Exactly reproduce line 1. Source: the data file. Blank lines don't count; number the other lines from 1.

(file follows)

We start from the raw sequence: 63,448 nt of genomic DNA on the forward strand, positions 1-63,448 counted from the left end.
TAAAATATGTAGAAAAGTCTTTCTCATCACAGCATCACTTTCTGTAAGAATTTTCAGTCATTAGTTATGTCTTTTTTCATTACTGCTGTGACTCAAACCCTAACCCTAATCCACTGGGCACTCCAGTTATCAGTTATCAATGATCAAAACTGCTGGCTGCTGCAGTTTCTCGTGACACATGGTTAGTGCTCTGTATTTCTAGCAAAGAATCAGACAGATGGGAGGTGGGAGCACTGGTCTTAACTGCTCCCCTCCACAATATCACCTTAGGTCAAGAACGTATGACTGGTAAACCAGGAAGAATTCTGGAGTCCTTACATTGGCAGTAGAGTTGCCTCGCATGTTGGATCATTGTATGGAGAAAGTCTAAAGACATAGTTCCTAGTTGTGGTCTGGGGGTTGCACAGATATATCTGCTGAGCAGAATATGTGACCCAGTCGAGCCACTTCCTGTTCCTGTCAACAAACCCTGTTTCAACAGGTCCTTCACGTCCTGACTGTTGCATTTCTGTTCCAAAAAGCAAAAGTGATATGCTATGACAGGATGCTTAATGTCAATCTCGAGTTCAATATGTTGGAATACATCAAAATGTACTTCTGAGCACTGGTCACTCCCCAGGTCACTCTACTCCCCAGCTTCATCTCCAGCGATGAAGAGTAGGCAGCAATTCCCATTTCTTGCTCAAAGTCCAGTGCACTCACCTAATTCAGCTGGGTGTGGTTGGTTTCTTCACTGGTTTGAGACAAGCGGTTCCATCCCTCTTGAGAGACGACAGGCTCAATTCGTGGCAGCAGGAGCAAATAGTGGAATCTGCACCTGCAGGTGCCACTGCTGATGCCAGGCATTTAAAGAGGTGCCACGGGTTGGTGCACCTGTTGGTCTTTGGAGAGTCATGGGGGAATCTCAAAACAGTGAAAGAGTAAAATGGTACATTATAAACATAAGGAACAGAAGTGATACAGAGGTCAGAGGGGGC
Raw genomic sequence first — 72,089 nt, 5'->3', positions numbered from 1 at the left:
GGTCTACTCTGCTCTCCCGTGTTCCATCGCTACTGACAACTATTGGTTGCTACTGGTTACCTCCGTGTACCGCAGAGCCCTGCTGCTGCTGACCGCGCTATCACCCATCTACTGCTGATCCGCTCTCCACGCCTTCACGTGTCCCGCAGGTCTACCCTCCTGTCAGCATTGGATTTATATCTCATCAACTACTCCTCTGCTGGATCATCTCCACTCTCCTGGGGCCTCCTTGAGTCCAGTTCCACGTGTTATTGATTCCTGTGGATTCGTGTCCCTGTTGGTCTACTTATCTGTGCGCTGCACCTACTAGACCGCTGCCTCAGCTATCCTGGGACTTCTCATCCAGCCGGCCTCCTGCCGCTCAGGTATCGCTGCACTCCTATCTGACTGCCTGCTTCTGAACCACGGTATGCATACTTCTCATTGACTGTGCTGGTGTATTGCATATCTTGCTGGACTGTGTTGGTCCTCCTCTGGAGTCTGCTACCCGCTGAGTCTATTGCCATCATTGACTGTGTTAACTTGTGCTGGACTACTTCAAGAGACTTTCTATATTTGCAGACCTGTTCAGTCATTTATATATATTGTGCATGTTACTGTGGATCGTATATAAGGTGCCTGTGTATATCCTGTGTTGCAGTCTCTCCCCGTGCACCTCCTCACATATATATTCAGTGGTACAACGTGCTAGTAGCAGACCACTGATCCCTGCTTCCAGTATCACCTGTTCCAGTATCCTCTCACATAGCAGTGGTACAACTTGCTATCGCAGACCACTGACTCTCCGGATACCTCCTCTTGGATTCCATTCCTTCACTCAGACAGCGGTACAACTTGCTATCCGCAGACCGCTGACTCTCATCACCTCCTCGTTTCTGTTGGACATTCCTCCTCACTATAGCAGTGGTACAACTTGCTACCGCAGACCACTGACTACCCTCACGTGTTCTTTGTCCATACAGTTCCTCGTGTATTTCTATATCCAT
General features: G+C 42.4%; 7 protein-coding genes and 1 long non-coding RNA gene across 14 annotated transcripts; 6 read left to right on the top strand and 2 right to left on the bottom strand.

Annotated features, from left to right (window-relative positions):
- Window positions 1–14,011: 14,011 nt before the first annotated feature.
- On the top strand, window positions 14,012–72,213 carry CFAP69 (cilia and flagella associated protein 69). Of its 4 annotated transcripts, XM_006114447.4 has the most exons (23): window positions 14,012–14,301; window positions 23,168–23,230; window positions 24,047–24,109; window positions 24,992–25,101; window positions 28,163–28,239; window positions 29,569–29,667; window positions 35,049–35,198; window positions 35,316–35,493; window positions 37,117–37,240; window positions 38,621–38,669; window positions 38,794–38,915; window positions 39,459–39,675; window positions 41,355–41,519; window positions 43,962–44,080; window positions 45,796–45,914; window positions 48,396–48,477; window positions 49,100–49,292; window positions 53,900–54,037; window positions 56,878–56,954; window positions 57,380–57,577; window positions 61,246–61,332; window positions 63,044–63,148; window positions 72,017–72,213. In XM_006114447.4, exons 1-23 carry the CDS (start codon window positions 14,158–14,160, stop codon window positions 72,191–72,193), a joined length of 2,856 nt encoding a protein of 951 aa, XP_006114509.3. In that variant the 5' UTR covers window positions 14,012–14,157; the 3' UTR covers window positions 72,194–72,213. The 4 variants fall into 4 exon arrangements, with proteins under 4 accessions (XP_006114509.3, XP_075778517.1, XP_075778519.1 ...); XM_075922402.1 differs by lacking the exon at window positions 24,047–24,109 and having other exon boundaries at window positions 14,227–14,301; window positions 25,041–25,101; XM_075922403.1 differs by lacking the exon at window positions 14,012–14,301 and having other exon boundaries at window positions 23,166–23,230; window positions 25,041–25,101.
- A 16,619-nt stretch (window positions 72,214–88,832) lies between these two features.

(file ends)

We start from the raw sequence: 63,448 nt of genomic DNA on the forward strand, positions 1-63,448 counted from the left end.